Quantum computers may one day solve algorithmic problems which even the biggest supercomputers today can’t manage. But how do you test a quantum computer to...

Im Focus: In best circles: First integrated circuit from self-assembled polymer

For the first time, a team of researchers at the Max-Planck Institute (MPI) for Polymer Research in Mainz, Germany, has succeeded in making an integrated circuit (IC) from just a monolayer of a semiconducting polymer via a bottom-up, self-assembly approach.

In the self-assembly process, the semiconducting polymer arranges itself into an ordered monolayer in a transistor. The transistors are binary switches used...

Im Focus: Demonstration of a single molecule piezoelectric effect

Breakthrough provides a new concept of the design of molecular motors, sensors and electricity generators at nanoscale

Researchers from the Institute of Organic Chemistry and Biochemistry of the CAS (IOCB Prague), Institute of Physics of the CAS (IP CAS) and Palacký University...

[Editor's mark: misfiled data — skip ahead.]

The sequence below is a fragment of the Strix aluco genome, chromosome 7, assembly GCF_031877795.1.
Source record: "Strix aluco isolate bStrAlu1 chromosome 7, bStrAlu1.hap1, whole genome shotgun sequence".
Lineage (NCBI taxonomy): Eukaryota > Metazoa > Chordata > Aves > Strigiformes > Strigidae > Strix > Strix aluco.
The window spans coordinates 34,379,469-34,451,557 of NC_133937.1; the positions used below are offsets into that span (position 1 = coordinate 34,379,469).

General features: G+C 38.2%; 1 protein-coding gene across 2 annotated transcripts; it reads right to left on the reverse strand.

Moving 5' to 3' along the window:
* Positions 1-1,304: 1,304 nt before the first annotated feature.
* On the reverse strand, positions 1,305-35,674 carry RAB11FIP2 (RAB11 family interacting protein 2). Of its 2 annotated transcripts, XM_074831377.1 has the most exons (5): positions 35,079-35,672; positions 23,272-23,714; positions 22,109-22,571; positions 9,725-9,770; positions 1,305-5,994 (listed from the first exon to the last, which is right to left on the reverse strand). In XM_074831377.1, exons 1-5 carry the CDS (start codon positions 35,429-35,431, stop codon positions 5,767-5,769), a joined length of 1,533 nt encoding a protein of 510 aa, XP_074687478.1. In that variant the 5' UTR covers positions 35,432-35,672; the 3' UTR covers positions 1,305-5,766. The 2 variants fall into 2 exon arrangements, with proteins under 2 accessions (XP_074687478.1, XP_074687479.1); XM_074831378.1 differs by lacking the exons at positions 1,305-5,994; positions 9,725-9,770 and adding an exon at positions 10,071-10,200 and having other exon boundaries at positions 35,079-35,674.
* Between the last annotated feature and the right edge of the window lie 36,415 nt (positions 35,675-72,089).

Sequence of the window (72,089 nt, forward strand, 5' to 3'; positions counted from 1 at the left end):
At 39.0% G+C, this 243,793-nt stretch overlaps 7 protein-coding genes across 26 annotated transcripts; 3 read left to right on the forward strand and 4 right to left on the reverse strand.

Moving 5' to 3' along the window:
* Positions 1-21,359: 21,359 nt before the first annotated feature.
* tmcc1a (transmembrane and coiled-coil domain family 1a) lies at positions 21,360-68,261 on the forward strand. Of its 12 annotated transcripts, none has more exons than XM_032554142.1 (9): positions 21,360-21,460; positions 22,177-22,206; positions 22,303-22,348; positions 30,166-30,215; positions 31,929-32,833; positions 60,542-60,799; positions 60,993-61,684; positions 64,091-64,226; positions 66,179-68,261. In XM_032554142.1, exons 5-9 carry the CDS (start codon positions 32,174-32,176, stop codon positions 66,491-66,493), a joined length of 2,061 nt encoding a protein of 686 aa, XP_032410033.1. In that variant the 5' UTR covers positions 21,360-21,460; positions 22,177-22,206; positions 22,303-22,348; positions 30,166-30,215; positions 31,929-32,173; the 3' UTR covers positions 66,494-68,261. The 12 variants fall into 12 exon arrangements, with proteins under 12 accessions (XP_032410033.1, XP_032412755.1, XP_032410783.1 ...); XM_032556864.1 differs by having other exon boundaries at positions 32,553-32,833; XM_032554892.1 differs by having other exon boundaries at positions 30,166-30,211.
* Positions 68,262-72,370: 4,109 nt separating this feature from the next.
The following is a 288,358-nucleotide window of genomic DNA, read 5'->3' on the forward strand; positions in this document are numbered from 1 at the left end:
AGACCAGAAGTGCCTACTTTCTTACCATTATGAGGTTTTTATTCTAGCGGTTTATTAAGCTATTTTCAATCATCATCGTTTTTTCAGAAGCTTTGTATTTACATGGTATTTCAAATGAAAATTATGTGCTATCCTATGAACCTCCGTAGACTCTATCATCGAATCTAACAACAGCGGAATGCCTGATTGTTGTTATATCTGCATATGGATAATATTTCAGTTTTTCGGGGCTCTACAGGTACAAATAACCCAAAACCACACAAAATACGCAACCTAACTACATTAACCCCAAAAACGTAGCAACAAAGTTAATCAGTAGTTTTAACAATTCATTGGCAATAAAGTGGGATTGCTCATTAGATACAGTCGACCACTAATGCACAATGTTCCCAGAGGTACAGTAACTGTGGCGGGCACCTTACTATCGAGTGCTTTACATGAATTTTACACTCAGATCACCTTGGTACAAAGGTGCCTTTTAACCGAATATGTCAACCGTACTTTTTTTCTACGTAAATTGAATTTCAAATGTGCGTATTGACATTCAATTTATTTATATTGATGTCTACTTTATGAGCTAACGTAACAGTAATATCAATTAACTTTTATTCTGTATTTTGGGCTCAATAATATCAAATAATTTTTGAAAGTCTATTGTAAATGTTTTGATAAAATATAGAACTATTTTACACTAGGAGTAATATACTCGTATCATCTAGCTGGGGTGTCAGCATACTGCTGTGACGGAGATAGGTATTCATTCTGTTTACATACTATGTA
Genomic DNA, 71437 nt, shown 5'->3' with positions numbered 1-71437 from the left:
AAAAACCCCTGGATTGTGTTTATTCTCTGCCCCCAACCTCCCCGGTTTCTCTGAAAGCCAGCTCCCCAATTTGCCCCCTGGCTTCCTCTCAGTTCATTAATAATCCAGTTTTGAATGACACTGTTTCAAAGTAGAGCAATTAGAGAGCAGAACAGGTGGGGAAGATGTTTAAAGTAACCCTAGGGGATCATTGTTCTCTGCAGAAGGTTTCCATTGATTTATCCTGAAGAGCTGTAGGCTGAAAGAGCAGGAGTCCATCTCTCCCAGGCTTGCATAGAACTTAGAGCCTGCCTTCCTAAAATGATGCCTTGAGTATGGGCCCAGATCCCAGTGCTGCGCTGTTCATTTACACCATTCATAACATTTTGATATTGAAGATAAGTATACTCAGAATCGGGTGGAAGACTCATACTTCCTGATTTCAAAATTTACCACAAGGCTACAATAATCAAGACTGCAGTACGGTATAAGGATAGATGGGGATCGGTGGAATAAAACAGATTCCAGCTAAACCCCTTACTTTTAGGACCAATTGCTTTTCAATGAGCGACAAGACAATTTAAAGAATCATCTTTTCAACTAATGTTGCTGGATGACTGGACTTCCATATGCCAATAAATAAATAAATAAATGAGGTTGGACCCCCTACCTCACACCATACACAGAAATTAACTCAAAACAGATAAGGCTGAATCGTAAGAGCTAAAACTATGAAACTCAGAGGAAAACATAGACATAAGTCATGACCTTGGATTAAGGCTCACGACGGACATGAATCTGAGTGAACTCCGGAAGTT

All Focus news of the innovation-report >>>

Anzeige

Anzeige

VideoLinks
Industry & Economy
Event News

2nd International Conference on High Temperature Shape Memory Alloys (HTSMAs)

15.02.2018 | Event News

Aachen DC Grid Summit 2018

13.02.2018 | Event News

How Global Climate Policy Can Learn from the Energy Transition

12.02.2018 | Event News

 
Latest News

Basque researchers turn light upside down

23.02.2018 | Physics and Astronomy

Finnish research group discovers a new immune system regulator

23.02.2018 | Health and Medicine

Attoseconds break into atomic interior

23.02.2018 | Physics and Astronomy

VideoLinks
Science & Research
Overview of more VideoLinks >>>